Events are moving very quickly now. But the latest developments are that Syria has publicly admitted for the first time to harboring chemical weapons, has agreed to reveal its stockpiles, and has indicated it will sign the international convention banning chemical weapons.
Various reports indicate that sticking points remain, such as the U.S.’s demand for a binding United Nations resolution requiring Syria’s complicity, and Russia’s demand that the U.S. officially renounce force as part of any compromise.
However, Gary Samore, Obama’s former White House coordinator for arms control and weapons of mass destruction, tells me he’s skeptical both of the possibility of a deal being reached — and of it being successfully implemented.
Samore — who was Obama’s WMD coordinator from 2009 until earlier this year — says he thinks Obama is doing the right thing in trying for such a deal, but that the differences between the U.S. and Russia may be unbridgeable.
“There are some very fundamental differences between a deal we could accept as the basis for disarming Syria, and a deal Russians are prepared to agree to,” Samore says. “If we want to execute this idea in a meaningful way, you need a binding UN Security Resolution under Chapter 7 authority — you want the threat of force as a requirement, not optional. The fact that the Russians are not willing to support that is a pretty bad indication that they will not go along with a deal that we would require to be confident we can achieve the objective of disarming Syria.”
Samore said a deal that might be acceptable to the U.S. would require Syria to join the Chemical Weapons Convention, and then agree to have its weapons destroyed under international monitoring by the Organization for the Prohibition of Chemical Weapons. But “if it doesn’t have behind it the threat of force, then it’s a pretty weak resolution,” Samore adds.
However, Samore doubts that the Russians would accept this, unless there were “built into the resolution a requirement that any use of force to implement the resolution would require an additional action by the UN Security Council, which would give the Russians a veto.”
Yet there is an outside route to a deal, Samore says. The U.S. could accept a general comromise such as the above, while declining to “accept the argument that we could only use military force later if it is approved by the UN Security Council.” At the same time, the Russians might accept such a deal — one that doesn’t include the U.S. agreeing to take force off the table later — as “a better alternative to the U.S. bombing of Syria.”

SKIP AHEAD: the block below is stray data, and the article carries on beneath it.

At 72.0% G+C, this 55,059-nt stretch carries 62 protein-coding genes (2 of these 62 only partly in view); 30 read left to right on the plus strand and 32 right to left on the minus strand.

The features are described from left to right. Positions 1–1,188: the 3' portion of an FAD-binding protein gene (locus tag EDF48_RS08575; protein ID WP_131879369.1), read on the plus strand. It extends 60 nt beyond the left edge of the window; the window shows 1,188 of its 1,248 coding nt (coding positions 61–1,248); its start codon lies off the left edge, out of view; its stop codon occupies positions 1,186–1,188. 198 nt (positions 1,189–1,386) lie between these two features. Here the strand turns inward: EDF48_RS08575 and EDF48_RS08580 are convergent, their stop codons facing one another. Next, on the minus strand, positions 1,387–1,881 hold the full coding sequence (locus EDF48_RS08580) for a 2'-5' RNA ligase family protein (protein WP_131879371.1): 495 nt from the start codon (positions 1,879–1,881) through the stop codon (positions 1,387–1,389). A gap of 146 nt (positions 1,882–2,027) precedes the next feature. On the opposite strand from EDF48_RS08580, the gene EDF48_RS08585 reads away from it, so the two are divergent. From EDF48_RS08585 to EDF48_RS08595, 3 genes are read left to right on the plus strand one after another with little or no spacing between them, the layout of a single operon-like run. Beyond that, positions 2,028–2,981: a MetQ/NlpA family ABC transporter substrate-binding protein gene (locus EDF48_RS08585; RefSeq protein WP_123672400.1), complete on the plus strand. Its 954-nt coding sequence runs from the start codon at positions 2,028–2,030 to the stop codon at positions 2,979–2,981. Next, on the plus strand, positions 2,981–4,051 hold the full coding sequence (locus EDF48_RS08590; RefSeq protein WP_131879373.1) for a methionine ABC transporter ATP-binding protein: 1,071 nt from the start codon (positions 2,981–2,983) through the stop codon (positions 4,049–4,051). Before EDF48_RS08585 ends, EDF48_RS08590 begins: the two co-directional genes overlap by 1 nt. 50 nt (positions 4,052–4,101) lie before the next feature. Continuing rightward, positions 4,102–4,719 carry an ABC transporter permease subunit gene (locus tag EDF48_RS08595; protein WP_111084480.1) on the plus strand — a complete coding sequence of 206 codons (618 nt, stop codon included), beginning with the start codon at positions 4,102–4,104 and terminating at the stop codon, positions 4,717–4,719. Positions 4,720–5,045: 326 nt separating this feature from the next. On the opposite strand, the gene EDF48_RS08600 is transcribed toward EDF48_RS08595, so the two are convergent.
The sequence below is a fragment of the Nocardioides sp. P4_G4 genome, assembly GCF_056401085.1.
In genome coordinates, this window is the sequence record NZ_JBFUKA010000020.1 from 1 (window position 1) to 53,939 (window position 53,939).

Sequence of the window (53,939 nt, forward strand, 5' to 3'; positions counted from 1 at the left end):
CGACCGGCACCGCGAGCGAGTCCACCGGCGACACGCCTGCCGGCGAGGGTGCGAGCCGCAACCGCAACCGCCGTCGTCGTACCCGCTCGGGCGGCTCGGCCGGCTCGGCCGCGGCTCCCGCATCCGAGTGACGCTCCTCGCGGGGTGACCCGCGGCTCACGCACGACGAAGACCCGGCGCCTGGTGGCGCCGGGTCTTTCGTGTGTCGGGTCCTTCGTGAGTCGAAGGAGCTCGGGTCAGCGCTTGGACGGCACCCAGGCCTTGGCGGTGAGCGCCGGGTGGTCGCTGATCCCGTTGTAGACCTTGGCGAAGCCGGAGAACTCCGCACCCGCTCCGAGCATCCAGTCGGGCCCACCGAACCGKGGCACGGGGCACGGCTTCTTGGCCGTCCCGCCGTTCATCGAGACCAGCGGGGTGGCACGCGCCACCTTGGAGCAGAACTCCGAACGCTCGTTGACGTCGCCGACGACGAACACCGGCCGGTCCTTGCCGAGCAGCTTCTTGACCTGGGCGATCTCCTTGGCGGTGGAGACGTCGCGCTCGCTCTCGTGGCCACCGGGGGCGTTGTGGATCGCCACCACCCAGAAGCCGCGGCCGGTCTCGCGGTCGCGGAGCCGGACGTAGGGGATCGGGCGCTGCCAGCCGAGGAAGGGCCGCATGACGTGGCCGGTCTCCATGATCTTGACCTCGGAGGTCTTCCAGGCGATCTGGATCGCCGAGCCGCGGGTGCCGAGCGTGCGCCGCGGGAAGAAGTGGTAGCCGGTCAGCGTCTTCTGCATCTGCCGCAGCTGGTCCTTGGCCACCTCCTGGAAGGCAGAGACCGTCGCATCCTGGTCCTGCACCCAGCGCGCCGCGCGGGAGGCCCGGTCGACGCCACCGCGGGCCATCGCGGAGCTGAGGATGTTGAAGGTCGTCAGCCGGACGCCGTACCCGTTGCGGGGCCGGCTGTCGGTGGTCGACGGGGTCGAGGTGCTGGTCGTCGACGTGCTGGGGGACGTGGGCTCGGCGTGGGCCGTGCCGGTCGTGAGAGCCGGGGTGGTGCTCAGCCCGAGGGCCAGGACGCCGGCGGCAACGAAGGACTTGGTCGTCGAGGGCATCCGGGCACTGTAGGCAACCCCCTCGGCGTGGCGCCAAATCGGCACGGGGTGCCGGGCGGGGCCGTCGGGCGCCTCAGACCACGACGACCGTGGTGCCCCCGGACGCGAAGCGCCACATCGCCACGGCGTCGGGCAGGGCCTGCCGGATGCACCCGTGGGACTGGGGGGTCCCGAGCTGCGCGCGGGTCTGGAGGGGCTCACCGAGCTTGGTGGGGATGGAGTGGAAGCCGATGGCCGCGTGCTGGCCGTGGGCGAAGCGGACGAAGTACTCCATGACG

Of course, that puts us back where we started, with Obama possibly having to act unilaterally later. Since Congress may be unwilling to authorize that, the President could, in this scenario, end up acting alone without Congressional support.
Samore says that the bottom line here is that, for all the conservative claims that Russia is playing the United States in this process, Russia is offering to broker some kind of deal because it is eager to avoid U.S. strikes on Syria.”The reason we’re at this point, without a doubt, is because of the Russian desire to avoid an American attack on Syria,” Samore says. “From the Russian standpoint, the U.S. has been going around unilaterally destroying Russian clients. All of that demonstrates Russian impotence.” He cited Iraq and Libya as examples.
And for that reason, Obama should keep trying, because common ground is feasible. “In a funny way, both have a common interest here,” Samore says. “Both sides want to avoid an attack on Syria.”
But even if a deal is reached, it could be very hard to implement. “These kinds of disarmament agreements are very difficult to exercise under normal conditions,” he says. “You would expect Assad to declare a portion of his chemical weapons and try to squirrel away a portion. Assad and his government have a very strong interest in hanging on to their chemical weapons. They believe they’ve been effective in the civil war and also believe they give protection against external military attacks.”
“So you would need a pretty intrusive verification mechanism, which means visiting a lot of sites and interviewing a lot of people,” Samore concludes. “Doing this in the middle of a civil war? Who’s going to protect the inspectors? Are you going to send in a UN-authorized military force to defend them? The destruction could take years.”